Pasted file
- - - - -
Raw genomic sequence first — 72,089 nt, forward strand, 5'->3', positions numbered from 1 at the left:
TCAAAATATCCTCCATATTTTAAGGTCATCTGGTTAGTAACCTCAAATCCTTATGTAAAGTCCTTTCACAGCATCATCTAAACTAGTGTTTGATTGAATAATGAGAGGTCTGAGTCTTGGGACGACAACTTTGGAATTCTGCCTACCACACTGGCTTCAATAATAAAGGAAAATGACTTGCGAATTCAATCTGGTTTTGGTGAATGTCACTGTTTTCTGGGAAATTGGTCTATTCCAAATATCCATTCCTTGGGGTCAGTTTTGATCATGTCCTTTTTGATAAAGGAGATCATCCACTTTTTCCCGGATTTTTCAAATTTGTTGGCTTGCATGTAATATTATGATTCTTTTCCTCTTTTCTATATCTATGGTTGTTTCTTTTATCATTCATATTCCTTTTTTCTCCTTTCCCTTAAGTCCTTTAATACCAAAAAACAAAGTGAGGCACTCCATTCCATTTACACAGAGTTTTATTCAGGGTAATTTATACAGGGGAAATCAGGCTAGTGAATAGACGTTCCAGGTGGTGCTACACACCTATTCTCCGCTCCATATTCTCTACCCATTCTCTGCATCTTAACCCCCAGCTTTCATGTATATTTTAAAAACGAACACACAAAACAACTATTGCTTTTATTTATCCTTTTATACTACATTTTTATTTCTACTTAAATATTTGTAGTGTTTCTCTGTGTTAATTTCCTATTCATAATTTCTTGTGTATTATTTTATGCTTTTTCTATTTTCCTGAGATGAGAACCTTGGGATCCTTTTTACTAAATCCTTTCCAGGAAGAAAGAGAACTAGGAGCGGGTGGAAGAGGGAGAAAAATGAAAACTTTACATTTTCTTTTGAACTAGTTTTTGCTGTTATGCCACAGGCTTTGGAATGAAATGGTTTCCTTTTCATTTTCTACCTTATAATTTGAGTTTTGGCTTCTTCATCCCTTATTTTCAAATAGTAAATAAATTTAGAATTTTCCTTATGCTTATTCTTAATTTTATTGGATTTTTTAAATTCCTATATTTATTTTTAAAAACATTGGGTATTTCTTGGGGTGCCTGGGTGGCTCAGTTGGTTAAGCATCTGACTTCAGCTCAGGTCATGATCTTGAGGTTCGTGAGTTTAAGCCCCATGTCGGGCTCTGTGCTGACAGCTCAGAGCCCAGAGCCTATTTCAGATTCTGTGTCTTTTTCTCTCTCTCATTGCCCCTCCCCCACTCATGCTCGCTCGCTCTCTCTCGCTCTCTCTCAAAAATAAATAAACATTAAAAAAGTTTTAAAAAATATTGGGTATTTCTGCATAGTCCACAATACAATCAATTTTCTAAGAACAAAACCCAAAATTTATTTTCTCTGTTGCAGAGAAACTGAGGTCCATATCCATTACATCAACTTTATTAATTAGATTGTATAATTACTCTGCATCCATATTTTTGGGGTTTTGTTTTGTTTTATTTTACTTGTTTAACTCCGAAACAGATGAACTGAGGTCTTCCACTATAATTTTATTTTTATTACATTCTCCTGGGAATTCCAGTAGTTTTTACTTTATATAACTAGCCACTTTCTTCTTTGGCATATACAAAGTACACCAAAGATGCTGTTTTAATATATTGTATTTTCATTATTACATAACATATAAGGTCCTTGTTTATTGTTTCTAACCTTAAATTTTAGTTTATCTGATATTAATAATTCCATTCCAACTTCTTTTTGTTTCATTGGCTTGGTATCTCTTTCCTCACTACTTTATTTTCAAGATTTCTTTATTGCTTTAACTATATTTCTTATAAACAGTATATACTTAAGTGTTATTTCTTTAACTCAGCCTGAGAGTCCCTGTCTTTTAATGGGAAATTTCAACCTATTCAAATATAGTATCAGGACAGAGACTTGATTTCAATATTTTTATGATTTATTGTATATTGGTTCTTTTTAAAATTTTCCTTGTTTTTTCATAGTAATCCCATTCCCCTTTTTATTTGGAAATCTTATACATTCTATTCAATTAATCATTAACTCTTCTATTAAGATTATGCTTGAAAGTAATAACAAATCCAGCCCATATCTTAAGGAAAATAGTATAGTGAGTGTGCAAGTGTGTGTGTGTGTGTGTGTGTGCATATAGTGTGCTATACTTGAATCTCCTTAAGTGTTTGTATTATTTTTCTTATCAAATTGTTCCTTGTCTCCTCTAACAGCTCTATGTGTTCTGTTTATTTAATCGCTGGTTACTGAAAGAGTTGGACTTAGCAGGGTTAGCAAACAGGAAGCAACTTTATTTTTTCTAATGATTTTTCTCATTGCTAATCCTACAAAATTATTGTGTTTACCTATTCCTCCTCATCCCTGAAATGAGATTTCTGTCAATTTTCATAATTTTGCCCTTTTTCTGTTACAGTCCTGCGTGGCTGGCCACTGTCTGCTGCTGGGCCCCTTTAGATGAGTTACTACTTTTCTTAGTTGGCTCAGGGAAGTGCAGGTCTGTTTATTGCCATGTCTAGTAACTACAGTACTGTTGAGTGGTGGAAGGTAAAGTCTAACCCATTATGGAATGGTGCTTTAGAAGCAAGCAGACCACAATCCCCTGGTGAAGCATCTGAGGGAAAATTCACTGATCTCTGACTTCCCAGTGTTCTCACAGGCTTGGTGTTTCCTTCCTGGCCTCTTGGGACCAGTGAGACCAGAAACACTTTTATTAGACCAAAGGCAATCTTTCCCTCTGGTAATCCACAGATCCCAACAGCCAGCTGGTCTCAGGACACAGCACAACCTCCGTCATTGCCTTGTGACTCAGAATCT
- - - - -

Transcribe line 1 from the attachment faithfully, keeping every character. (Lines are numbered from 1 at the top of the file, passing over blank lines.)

Raw genomic sequence first — 72,089 nt, forward strand, 5'->3', positions numbered from 1 at the left: